EDITOR’S NOTE: The following article by Willis E. Elliott was rejected by the Washington Post’s “On Faith” blog. It was a response to a question on Muslim-Christian relations posted by “On Faith’s” Elizabeth Tenety and still online here. Dr. Elliott had been publishing on that blog nearly weekly for over three years. This article was the first of his they rejected, with the exception of one other that entailed only a minor revision, according to the author. In our continuing interest in freedom of speech, PJ Media presents it here.
Elizabeth Tenety of the Post posted the following topic of discussion, still online here:
The Mutual Blasphemy of Christianity and Islam.
2011 began with some bleak news for Muslim-Christian relations around the world.
Recent attacks against churches in Iraq, Nigeria and Egypt have killed dozens of Christian worshippers. Meanwhile, the Pakistani government is standing by the country’s controversial blasphemy law which critics say threatens religious minorities.
How should political and religious leaders in America and abroad deal with these challenges to interfaith relations?
Numerous religious leaders and experts contributed replies; here’s Elliott’s response, which ended up in the Post’s Memory Hole:
“Mutual blasphemers, love one another!” is the title of an essay I published many years ago. Now as then, the human project is to learn not only to live with, but to love, “the blasphemers” (meaning whichever of the two religions is not yours).
1. But the project, so defined, is not neutral. It is Christian and humanist. Christian: Jesus said, “Love your enemies.” Islam, to the contrary, is essentially hostile to “the infidels.” Humanist: Calling evil good is bad news, but the worst news is violence done in the name of God (spelled out, for example, in Mohamed Atta’s theological justification for the attack he led, “9/11”).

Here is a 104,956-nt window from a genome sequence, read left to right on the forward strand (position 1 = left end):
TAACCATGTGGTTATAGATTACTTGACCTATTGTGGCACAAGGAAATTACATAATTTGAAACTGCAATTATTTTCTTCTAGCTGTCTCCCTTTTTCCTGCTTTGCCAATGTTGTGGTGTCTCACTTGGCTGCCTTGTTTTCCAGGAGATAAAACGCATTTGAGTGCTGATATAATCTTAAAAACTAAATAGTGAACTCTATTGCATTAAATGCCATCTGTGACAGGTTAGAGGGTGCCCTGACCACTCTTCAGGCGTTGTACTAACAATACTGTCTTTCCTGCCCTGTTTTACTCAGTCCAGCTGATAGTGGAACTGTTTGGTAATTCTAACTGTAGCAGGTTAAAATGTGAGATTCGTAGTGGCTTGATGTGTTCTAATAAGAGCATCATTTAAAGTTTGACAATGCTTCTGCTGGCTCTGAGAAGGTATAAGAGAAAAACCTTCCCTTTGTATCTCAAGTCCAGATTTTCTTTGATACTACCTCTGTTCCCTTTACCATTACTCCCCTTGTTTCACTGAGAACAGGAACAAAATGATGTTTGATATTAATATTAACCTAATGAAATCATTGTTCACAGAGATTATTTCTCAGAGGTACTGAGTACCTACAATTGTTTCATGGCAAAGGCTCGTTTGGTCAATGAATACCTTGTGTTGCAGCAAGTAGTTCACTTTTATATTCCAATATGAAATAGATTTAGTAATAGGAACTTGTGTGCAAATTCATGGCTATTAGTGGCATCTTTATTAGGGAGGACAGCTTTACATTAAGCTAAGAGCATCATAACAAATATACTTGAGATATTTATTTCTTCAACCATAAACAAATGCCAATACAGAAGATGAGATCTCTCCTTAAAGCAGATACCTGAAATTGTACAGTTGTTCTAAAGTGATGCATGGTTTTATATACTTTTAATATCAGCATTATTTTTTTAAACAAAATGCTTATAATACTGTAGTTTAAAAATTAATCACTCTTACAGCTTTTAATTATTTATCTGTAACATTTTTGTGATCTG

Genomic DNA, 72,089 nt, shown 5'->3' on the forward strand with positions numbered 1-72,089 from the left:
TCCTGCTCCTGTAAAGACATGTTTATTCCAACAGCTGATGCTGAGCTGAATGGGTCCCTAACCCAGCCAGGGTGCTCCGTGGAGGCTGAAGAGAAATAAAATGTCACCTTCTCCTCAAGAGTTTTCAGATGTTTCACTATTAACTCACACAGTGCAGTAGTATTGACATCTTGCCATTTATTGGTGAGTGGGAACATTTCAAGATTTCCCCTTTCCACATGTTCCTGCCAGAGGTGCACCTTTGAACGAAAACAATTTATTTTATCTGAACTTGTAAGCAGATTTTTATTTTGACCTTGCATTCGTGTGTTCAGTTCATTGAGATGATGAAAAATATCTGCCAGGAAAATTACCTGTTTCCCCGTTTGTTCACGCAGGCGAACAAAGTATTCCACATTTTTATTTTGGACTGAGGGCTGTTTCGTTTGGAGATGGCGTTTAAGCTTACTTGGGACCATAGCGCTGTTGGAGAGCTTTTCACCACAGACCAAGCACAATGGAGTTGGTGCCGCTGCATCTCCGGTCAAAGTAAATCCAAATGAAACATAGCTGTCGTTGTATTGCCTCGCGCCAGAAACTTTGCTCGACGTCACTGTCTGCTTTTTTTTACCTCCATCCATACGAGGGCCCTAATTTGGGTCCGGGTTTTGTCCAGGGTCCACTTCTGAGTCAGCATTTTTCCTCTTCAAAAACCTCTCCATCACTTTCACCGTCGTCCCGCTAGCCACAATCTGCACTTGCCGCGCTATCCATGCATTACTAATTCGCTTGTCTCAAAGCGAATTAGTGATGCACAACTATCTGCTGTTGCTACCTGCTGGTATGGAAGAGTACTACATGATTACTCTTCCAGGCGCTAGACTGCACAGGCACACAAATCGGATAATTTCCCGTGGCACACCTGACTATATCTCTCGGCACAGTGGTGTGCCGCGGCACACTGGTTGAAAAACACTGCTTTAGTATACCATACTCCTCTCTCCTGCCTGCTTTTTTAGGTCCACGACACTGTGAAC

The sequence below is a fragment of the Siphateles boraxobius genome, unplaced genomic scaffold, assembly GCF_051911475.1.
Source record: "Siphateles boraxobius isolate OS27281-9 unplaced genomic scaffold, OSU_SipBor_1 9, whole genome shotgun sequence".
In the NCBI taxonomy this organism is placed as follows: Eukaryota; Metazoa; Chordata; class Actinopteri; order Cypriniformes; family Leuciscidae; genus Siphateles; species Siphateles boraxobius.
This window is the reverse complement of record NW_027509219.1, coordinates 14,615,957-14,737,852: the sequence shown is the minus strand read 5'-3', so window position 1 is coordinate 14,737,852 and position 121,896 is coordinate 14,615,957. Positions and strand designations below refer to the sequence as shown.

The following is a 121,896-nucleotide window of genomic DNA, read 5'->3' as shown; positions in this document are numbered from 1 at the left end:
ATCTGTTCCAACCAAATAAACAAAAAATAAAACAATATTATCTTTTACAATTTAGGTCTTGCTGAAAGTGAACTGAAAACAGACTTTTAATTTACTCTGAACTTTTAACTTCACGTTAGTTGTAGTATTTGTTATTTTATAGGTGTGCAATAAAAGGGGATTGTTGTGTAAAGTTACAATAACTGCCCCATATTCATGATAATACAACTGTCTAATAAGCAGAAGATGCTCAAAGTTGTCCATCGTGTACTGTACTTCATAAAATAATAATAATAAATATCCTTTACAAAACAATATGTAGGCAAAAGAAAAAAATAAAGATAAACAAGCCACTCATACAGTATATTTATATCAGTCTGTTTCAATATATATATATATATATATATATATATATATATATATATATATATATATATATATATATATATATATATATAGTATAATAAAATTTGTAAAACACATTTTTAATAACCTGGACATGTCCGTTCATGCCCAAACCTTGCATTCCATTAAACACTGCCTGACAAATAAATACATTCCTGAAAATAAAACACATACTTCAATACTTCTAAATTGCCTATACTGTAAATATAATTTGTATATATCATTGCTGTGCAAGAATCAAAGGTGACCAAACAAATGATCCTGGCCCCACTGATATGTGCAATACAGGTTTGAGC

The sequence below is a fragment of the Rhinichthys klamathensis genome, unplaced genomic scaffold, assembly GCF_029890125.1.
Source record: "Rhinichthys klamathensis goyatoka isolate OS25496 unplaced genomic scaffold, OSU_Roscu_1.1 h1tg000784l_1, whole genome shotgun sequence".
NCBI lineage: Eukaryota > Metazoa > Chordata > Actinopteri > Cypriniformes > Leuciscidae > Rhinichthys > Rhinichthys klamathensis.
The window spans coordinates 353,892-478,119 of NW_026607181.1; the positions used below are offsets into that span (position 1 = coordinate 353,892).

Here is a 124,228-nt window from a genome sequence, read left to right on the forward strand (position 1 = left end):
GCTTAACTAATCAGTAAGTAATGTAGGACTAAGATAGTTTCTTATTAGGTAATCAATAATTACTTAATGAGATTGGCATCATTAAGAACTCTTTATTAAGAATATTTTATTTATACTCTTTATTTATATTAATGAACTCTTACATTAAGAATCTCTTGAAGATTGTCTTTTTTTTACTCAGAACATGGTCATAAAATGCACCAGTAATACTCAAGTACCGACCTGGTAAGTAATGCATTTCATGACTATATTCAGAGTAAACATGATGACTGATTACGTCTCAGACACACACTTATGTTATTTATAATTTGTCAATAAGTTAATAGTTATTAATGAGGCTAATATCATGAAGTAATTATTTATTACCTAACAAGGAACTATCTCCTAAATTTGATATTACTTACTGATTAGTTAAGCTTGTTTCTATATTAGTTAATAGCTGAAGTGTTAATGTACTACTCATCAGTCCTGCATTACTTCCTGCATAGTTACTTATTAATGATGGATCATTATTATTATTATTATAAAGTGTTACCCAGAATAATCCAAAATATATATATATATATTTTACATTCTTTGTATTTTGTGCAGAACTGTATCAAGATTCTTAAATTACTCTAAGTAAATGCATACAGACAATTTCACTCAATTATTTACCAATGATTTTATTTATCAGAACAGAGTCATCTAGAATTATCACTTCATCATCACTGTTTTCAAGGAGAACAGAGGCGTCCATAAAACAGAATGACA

2. Blasphemy (irreverent speech or action against a deity or religious person/belief/object) is currently in the news only when Muslims become violent, or threaten violence, when they feel offended: when we Christians feel offended, almost never do we become violent, and almost always we suffer the disrespect in silence.
In the New Testament (and other early Christian literature), much is said about nonviolence, never is violence commanded or even suggested; it is forbidden. Not so, early Muslim literature. The contrast is to be expected: Jesus was anti-violent, Muhammad was violent (a military leader as well as a religious leader).
3. Because Jesus was a failure and Muhammad a success, Christians from the start learned how to be a minority religion and survived Jesus’ failure only by the fact that he didn’t stay dead. Christians don’t know how to behave when they are in power (and, of course, have sometimes abused their power). But Islam was, from its start, majority-minded; and Muslims don’t know how to behave when they are not in power: it enrages them, makes them thin-skinned to “blasphemy,” drives them to achieve power and impose sharia, even motivates some of them to martyr-suicide in killing any they consider enemies of Allah.